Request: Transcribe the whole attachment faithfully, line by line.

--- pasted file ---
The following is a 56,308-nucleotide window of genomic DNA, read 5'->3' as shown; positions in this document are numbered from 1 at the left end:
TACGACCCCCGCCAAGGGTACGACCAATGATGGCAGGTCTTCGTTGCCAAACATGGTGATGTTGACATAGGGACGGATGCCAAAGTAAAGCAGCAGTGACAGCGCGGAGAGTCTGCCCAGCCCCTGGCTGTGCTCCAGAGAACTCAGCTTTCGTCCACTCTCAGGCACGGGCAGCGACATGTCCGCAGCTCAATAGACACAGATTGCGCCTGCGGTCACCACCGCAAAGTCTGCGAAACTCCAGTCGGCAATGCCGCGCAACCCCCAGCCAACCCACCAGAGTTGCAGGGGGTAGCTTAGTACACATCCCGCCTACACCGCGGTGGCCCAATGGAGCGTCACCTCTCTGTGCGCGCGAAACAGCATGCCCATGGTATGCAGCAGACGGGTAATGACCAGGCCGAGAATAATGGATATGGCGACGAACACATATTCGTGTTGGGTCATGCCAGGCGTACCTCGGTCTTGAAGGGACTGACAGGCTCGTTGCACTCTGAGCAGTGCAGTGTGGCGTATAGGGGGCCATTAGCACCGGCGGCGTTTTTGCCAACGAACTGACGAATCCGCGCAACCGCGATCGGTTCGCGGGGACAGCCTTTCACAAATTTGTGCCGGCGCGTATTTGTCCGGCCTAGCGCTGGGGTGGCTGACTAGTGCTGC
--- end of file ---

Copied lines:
The following is a 56,308-nucleotide window of genomic DNA, read 5'->3' as shown; positions in this document are numbered from 1 at the left end:
TACGACCCCCGCCAAGGGTACGACCAATGATGGCAGGTCTTCGTTGCCAAACATGGTGATGTTGACATAGGGACGGATGCCAAAGTAAAGCAGCAGTGACAGCGCGGAGAGTCTGCCCAGCCCCTGGCTGTGCTCCAGAGAACTCAGCTTTCGTCCACTCTCAGGCACGGGCAGCGACATGTCCGCAGCTCAATAGACACAGATTGCGCCTGCGGTCACCACCGCAAAGTCTGCGAAACTCCAGTCGGCAATGCCGCGCAACCCCCAGCCAACCCACCAGAGTTGCAGGGGGTAGCTTAGTACACATCCCGCCTACACCGCGGTGGCCCAATGGAGCGTCACCTCTCTGTGCGCGCGAAACAGCATGCCCATGGTATGCAGCAGACGGGTAATGACCAGGCCGAGAATAATGGATATGGCGACGAACACATATTCGTGTTGGGTCATGCCAGGCGTACCTCGGTCTTGAAGGGACTGACAGGCTCGTTGCACTCTGAGCAGTGCAGTGTGGCGTATAGGGGGCCATTAGCACCGGCGGCGTTTTTGCCAACGAACTGACGAATCCGCGCAACCGCGATCGGTTCGCGGGGACAGCCTTTCACAAATTTGTGCCGGCGCGTATTTGTCCGGCCTAGCGCTGGGGTGGCTGACTAGTGCTGC